The great feather heist

The great feather heist

Viking Lars | Saturday, 8 September 2018

Did you hear about the great feather heist? This is the true story about a spectacular theft, old bird skins, the development of the theory of evolution, World War II and a young man.

I've heard about this story some years ago, and just recently, a book was published about the story. The author is Kirk Wallace Johnson and the book is called The Feather Thief.

This is the story of Sir Alfred Russel Wallace's collection of birdskins, collected in the middle of the 19th century. Wallace was a peer of the more well known Charles Darwin, but the two of them did in fact develop theories of evolution. Wallace's bird skin collection was moved to Tring during WWII, to keep it safe from the German bombardments. I don't know why, but the collection remained there after the war, and in 2011, a young man managed to break in and stel 299 skins.

As if that wasn't spectacular enough, the young man broke in in order to steal and re-sell skins and feather - to fly tiers! The young man himself was a very talented tier of classic salmon flies, and was, reportedly, obsessed with the classic, true-to-original-descriptions materials.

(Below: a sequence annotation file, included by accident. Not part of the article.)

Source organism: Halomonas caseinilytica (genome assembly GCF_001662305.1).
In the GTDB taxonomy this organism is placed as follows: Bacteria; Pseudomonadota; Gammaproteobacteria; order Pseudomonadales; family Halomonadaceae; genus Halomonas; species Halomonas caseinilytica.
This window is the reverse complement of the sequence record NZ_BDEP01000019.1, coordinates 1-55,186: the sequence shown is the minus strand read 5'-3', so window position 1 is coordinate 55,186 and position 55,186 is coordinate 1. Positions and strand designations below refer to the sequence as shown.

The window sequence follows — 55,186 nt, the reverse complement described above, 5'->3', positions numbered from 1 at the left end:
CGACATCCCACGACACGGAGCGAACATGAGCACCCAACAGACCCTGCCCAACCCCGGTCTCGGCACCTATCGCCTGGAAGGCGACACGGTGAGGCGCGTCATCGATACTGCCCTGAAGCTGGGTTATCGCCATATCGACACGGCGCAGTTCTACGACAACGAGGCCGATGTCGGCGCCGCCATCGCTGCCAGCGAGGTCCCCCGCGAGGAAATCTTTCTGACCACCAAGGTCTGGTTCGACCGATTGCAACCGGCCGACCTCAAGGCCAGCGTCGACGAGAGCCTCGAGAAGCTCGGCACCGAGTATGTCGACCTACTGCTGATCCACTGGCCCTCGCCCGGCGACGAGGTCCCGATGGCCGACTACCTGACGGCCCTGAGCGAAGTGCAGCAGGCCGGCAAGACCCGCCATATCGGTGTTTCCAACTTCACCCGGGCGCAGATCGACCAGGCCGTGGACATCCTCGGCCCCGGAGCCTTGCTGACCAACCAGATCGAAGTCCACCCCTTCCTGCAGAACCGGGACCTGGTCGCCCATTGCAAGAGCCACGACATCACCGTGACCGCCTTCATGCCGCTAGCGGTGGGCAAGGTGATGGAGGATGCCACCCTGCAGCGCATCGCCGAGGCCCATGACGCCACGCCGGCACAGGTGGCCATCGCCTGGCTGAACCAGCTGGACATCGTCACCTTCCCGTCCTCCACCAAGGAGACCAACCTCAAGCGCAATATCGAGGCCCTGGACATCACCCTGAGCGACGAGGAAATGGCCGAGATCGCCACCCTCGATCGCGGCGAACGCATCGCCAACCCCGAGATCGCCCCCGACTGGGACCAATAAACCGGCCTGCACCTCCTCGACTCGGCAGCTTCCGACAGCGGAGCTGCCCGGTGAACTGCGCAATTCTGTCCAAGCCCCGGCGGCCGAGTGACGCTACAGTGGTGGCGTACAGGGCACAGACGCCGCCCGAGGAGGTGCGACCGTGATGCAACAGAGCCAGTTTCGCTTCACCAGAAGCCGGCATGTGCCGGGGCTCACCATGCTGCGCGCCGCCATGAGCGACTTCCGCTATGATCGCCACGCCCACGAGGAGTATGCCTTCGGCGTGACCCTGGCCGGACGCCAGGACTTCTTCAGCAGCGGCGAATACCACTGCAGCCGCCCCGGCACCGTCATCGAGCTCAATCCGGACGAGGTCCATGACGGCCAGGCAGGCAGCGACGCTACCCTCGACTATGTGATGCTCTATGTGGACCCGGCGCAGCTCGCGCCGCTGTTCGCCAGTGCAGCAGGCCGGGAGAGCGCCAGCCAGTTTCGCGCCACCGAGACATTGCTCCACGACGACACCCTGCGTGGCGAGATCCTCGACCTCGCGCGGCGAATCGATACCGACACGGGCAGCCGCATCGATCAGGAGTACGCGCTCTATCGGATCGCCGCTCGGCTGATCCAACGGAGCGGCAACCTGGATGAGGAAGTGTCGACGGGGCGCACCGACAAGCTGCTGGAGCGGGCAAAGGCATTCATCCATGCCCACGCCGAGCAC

He was caught and some of the skins recovered, but unfortunately he had plucked many skins to sell feathers, and I believe most if not all of the skins had been robbed of the all important information of place and time of catch, which renders the skins more or less useless in scientific terms.

Kirk W. Johnson not only went through the entire theft, but also managed to trace more of the skins, even after the police had closed the case.

I've read the book, and can highly recommend it, but if you're lazy, there also a podcast with the author of the book - here.

Have a great weekend!